TFC Insider | Curtis Photo

The primary transfer window for Major League Soccer closes Tuesday May 7th. It's the last chance for MLS teams to complete signings, loan deals, transfers and trades until the summer. That means any player with a current deal with another club has until Tuesday to make the move to another, or they remain where they are until the window re-opens. The secondary transfer window for MLS re-opens July 7 and stays open for a month. So it's a matter of deal now or hold tight ... until July.

We're hoping for a busy month across MLS. After all, trades and signings add a level of excitement and intrigue to all professional sports leagues. It's that much more wide-ranging in the world of football, as the global scale of the game provides more opportunities to deal and add. However, in MLS it's very difficult to make moves in a salary cap system. And even more difficult because the international market has become that much more expensive to navigate. That said, Toronto FC is still hoping to bring in at least one new player by Tuesday.

General Manager Ali Curtis tells me he remains in "active" discussions on the International market, attempting to bring in new recruits from outside MLS. Every player Toronto FC has targeted is under contract with a club, so it takes two sides to be on the same page to get a deal over the line. "If their clubs agree to let the players come to Toronto, then you'll see a signing prior to Tuesday," says Curtis.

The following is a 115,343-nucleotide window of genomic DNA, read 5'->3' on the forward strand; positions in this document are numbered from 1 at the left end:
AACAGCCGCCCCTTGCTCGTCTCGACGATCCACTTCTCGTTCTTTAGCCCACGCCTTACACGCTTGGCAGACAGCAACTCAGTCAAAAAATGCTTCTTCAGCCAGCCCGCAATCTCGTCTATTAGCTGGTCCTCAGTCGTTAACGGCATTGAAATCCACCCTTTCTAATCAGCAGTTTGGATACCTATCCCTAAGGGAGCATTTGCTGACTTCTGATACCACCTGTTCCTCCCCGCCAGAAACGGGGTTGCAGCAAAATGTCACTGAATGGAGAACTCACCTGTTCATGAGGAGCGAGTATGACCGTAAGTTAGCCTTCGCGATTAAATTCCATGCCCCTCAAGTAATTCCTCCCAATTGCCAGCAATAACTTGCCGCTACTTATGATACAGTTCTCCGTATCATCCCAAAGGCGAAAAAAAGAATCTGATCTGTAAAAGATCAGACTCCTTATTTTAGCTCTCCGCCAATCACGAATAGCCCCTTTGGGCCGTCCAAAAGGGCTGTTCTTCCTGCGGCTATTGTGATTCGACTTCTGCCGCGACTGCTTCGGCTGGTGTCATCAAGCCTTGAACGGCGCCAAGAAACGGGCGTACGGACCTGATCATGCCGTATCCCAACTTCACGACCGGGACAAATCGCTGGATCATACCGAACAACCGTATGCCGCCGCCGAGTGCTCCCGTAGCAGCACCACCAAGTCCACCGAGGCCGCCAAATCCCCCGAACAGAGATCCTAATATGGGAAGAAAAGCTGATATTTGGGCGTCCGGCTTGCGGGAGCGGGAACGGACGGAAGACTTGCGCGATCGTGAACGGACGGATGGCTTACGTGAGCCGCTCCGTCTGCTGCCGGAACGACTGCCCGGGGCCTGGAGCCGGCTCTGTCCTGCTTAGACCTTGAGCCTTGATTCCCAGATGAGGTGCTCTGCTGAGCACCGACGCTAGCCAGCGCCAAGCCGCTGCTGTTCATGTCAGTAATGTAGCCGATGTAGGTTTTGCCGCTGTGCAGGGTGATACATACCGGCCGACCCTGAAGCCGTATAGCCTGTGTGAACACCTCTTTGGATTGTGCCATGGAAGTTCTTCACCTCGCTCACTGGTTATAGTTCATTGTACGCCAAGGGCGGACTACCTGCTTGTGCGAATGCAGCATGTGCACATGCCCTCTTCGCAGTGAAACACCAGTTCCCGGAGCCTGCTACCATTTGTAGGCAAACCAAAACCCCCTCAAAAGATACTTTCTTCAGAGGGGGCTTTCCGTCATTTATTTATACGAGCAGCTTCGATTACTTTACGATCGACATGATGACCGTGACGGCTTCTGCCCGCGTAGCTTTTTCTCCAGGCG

Curtis said he likes the current squad, but is always looking for ways to improve, either for the short or long term. The last thing Curtis wants to do is make a deal that doesn't make sense for the player or the club. "If we need to wait until the summer, then we will have the patience and discipline to do so."

Waiting for the secondary window isn't something fans and supporters want to hear, but it is sometimes the reality when trying to get negotiations completed. TFC would have preferred to have brought Alejandro Pozuelo to Toronto to start the season. But a late-March arrival was worth the wait. It can be a process getting deals completed; landing the right player, with the right personality, who will be the right fit on the field and in the dressing room.

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Another option is to find a trade partner from within MLS to address needs in the squad. Unfortunately, the trade market hasn't been as active as Curtis would have hoped; at least not yet. "You will see a few trades occurring, but it's not as liquid of a market as you'd hope."  Curtis said there are a few players in MLS who Toronto FC are keeping an eye on. Discussions are ongoing, according to Curtis, but he's waiting patiently to see if things might progress.

Trades within MLS don't happen as much as they used to. Targeted Allocation Money (TAM) has been a good thing for the league, allowing clubs to bring in better players from abroad or use that money to acquire and sign top players from within the league. But what it also does is turn the focus on addressing needs to the international market rather than making trades within the league. There is less desire to give up assets than there was before the TAM Era. Maneuvering to acquire GAM and TAM, and opening up roster spots is more of a desire through trade than trading player for player, addressing need for need.